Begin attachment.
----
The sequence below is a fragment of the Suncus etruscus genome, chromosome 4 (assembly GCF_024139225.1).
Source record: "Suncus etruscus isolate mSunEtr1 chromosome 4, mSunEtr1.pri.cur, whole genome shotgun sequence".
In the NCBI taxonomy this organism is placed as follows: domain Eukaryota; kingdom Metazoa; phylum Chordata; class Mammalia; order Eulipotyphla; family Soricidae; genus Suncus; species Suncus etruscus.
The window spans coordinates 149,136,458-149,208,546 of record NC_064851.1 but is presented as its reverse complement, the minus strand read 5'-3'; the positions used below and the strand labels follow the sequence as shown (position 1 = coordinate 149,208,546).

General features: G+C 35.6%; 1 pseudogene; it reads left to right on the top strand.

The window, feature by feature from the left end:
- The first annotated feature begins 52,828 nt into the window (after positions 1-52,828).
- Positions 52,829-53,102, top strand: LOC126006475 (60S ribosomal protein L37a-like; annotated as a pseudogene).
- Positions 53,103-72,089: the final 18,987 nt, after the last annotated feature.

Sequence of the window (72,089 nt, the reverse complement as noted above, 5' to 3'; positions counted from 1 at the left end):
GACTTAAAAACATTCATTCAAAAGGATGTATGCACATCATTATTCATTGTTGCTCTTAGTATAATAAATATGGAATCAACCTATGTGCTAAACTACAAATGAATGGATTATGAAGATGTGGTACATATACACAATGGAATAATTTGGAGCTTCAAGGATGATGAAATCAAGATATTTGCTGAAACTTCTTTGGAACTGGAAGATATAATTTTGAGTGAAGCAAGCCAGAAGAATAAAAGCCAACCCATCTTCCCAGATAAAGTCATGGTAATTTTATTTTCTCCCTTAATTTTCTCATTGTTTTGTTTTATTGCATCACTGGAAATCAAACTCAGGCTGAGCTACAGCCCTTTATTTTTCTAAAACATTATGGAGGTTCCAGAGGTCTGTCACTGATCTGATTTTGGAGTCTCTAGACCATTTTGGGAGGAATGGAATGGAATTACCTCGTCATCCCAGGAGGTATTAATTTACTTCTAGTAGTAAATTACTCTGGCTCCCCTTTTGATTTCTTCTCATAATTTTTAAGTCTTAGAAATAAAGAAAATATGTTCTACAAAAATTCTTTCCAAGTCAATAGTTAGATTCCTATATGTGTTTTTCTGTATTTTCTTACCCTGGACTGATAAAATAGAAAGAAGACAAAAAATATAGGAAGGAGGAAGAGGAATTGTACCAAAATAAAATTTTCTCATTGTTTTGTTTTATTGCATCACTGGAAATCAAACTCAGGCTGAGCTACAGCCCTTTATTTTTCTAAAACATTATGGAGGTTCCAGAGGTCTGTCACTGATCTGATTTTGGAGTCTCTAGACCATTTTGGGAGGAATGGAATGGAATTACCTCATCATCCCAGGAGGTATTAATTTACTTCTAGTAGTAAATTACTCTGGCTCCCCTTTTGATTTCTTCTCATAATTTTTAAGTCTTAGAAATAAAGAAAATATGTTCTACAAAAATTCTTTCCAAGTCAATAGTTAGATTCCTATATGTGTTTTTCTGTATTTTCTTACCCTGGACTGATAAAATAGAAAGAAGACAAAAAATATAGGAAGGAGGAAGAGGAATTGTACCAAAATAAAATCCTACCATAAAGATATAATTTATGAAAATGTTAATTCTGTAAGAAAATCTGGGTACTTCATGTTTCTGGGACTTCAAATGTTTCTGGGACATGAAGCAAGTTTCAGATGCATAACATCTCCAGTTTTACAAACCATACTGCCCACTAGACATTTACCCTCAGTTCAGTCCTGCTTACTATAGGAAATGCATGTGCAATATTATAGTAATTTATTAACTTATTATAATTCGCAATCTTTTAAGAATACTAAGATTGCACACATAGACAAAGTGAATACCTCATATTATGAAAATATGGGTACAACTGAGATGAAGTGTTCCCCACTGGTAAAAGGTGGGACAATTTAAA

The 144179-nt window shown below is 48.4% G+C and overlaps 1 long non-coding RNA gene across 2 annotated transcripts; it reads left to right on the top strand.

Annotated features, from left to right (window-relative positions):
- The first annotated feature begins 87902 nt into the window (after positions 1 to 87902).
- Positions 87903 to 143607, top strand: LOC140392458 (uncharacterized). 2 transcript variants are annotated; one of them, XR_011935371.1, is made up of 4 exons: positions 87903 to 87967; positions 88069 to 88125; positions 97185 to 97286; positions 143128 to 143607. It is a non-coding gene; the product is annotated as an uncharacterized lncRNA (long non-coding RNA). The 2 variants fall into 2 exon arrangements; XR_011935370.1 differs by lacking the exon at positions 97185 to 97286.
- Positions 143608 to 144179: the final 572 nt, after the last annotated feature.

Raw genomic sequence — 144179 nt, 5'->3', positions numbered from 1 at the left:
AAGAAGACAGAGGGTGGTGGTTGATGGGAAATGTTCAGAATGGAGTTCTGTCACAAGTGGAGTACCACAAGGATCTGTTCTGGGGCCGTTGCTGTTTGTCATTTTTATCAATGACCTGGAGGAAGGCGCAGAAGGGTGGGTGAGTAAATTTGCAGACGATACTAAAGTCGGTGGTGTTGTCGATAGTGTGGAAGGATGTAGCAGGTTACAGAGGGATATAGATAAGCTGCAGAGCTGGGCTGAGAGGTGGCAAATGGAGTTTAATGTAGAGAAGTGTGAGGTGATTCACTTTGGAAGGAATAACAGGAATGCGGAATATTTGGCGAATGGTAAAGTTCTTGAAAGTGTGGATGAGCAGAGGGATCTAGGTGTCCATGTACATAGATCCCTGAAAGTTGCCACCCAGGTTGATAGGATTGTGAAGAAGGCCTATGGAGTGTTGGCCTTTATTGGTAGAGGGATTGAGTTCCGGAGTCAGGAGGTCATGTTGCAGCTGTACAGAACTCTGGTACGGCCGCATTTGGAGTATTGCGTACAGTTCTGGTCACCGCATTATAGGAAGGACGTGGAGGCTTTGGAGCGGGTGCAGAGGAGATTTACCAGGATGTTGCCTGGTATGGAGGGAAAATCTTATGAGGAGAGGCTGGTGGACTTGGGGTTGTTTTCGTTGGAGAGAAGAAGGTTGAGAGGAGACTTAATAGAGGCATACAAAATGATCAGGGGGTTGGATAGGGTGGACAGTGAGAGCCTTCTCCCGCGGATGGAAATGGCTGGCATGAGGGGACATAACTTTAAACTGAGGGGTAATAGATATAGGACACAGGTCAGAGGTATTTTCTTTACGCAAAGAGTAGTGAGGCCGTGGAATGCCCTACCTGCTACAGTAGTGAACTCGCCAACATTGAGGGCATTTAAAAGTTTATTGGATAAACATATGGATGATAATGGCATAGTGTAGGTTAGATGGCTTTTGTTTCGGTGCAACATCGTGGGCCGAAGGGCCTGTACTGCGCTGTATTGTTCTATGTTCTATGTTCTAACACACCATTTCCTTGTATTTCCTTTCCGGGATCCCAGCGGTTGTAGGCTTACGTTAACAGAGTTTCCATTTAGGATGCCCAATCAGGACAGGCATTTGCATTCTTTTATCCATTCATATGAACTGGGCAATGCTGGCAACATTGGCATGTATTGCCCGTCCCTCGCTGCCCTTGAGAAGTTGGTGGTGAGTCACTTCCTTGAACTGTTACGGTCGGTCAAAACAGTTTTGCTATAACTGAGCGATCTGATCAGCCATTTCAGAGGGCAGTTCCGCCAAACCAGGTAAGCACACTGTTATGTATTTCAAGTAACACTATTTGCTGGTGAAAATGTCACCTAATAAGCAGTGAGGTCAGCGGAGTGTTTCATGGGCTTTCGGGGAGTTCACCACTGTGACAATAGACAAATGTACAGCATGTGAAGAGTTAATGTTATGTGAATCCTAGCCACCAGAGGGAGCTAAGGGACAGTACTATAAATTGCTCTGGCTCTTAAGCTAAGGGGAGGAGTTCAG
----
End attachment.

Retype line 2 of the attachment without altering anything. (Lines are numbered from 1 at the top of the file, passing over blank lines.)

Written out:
Source record: "Suncus etruscus isolate mSunEtr1 chromosome 4, mSunEtr1.pri.cur, whole genome shotgun sequence".